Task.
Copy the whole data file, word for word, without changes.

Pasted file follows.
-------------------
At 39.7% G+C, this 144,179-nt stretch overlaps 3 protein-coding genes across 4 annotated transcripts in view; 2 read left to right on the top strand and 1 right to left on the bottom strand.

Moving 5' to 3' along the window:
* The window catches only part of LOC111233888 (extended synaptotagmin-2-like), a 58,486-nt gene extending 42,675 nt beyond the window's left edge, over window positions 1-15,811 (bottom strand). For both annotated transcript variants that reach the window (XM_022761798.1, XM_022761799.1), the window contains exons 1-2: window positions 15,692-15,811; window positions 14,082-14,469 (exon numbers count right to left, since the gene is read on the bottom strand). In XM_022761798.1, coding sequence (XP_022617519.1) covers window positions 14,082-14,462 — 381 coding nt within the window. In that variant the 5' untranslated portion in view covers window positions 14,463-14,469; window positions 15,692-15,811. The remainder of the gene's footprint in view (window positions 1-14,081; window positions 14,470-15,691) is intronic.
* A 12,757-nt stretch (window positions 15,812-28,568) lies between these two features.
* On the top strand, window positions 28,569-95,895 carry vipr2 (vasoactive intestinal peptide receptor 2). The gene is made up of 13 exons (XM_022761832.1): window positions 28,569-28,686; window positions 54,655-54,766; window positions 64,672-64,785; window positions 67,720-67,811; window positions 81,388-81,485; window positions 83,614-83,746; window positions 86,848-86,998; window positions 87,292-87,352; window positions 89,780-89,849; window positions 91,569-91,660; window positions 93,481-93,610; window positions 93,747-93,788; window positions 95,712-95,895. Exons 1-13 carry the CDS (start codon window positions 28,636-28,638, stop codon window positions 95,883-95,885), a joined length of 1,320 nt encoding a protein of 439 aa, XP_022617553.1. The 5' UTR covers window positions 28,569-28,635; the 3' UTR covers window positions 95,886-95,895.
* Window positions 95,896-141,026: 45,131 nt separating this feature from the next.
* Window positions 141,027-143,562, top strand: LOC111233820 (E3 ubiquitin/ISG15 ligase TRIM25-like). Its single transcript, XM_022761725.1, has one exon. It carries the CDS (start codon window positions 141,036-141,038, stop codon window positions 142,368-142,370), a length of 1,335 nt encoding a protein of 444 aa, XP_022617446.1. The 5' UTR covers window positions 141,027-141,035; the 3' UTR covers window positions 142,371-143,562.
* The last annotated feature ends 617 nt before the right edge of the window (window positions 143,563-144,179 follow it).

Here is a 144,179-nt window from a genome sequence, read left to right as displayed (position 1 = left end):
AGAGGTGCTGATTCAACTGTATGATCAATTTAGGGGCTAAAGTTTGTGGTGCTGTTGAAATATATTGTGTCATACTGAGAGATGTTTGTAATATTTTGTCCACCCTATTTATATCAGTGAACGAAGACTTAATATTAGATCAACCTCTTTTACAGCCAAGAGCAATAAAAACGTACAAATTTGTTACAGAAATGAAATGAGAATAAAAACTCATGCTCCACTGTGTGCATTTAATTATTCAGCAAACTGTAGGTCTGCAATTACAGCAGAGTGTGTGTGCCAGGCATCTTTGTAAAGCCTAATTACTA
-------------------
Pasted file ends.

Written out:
At 39.7% G+C, this 144,179-nt stretch overlaps 3 protein-coding genes across 4 annotated transcripts in view; 2 read left to right on the top strand and 1 right to left on the bottom strand.

Moving 5' to 3' along the window:
* The window catches only part of LOC111233888 (extended synaptotagmin-2-like), a 58,486-nt gene extending 42,675 nt beyond the window's left edge, over window positions 1-15,811 (bottom strand). For both annotated transcript variants that reach the window (XM_022761798.1, XM_022761799.1), the window contains exons 1-2: window positions 15,692-15,811; window positions 14,082-14,469 (exon numbers count right to left, since the gene is read on the bottom strand). In XM_022761798.1, coding sequence (XP_022617519.1) covers window positions 14,082-14,462 — 381 coding nt within the window. In that variant the 5' untranslated portion in view covers window positions 14,463-14,469; window positions 15,692-15,811. The remainder of the gene's footprint in view (window positions 1-14,081; window positions 14,470-15,691) is intronic.
* A 12,757-nt stretch (window positions 15,812-28,568) lies between these two features.
* On the top strand, window positions 28,569-95,895 carry vipr2 (vasoactive intestinal peptide receptor 2). The gene is made up of 13 exons (XM_022761832.1): window positions 28,569-28,686; window positions 54,655-54,766; window positions 64,672-64,785; window positions 67,720-67,811; window positions 81,388-81,485; window positions 83,614-83,746; window positions 86,848-86,998; window positions 87,292-87,352; window positions 89,780-89,849; window positions 91,569-91,660; window positions 93,481-93,610; window positions 93,747-93,788; window positions 95,712-95,895. Exons 1-13 carry the CDS (start codon window positions 28,636-28,638, stop codon window positions 95,883-95,885), a joined length of 1,320 nt encoding a protein of 439 aa, XP_022617553.1. The 5' UTR covers window positions 28,569-28,635; the 3' UTR covers window positions 95,886-95,895.
* Window positions 95,896-141,026: 45,131 nt separating this feature from the next.
* Window positions 141,027-143,562, top strand: LOC111233820 (E3 ubiquitin/ISG15 ligase TRIM25-like). Its single transcript, XM_022761725.1, has one exon. It carries the CDS (start codon window positions 141,036-141,038, stop codon window positions 142,368-142,370), a length of 1,335 nt encoding a protein of 444 aa, XP_022617446.1. The 5' UTR covers window positions 141,027-141,035; the 3' UTR covers window positions 142,371-143,562.
* The last annotated feature ends 617 nt before the right edge of the window (window positions 143,563-144,179 follow it).

Here is a 144,179-nt window from a genome sequence, read left to right as displayed (position 1 = left end):
AGAGGTGCTGATTCAACTGTATGATCAATTTAGGGGCTAAAGTTTGTGGTGCTGTTGAAATATATTGTGTCATACTGAGAGATGTTTGTAATATTTTGTCCACCCTATTTATATCAGTGAACGAAGACTTAATATTAGATCAACCTCTTTTACAGCCAAGAGCAATAAAAACGTACAAATTTGTTACAGAAATGAAATGAGAATAAAAACTCATGCTCCACTGTGTGCATTTAATTATTCAGCAAACTGTAGGTCTGCAATTACAGCAGAGTGTGTGTGCCAGGCATCTTTGTAAAGCCTAATTACTA